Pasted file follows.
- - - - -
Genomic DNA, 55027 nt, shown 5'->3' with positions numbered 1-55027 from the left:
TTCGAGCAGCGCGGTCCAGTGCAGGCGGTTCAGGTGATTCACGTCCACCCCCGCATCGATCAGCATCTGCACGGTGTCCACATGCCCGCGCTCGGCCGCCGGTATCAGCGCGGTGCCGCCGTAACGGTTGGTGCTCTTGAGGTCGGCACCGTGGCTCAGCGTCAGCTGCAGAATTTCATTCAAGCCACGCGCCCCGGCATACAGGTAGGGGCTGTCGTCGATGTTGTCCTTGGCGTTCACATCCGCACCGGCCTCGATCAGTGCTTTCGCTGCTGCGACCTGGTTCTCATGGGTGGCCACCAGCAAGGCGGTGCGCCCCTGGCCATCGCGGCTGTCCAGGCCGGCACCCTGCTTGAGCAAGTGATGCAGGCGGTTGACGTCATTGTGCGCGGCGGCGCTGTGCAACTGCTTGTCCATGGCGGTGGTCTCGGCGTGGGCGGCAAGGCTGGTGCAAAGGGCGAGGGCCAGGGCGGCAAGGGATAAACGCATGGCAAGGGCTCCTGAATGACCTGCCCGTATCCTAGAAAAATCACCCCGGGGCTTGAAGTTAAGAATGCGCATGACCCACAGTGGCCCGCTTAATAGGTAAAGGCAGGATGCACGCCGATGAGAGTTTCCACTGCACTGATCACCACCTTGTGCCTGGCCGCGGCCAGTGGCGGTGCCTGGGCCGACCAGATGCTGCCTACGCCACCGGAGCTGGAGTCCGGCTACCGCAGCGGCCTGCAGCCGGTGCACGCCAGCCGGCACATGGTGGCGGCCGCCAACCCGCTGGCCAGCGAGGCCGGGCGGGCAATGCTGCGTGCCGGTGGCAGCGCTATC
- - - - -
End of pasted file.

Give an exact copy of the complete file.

Genomic DNA, 55027 nt, shown 5'->3' with positions numbered 1-55027 from the left:
TTCGAGCAGCGCGGTCCAGTGCAGGCGGTTCAGGTGATTCACGTCCACCCCCGCATCGATCAGCATCTGCACGGTGTCCACATGCCCGCGCTCGGCCGCCGGTATCAGCGCGGTGCCGCCGTAACGGTTGGTGCTCTTGAGGTCGGCACCGTGGCTCAGCGTCAGCTGCAGAATTTCATTCAAGCCACGCGCCCCGGCATACAGGTAGGGGCTGTCGTCGATGTTGTCCTTGGCGTTCACATCCGCACCGGCCTCGATCAGTGCTTTCGCTGCTGCGACCTGGTTCTCATGGGTGGCCACCAGCAAGGCGGTGCGCCCCTGGCCATCGCGGCTGTCCAGGCCGGCACCCTGCTTGAGCAAGTGATGCAGGCGGTTGACGTCATTGTGCGCGGCGGCGCTGTGCAACTGCTTGTCCATGGCGGTGGTCTCGGCGTGGGCGGCAAGGCTGGTGCAAAGGGCGAGGGCCAGGGCGGCAAGGGATAAACGCATGGCAAGGGCTCCTGAATGACCTGCCCGTATCCTAGAAAAATCACCCCGGGGCTTGAAGTTAAGAATGCGCATGACCCACAGTGGCCCGCTTAATAGGTAAAGGCAGGATGCACGCCGATGAGAGTTTCCACTGCACTGATCACCACCTTGTGCCTGGCCGCGGCCAGTGGCGGTGCCTGGGCCGACCAGATGCTGCCTACGCCACCGGAGCTGGAGTCCGGCTACCGCAGCGGCCTGCAGCCGGTGCACGCCAGCCGGCACATGGTGGCGGCCGCCAACCCGCTGGCCAGCGAGGCCGGGCGGGCAATGCTGCGTGCCGGTGGCAGCGCTATC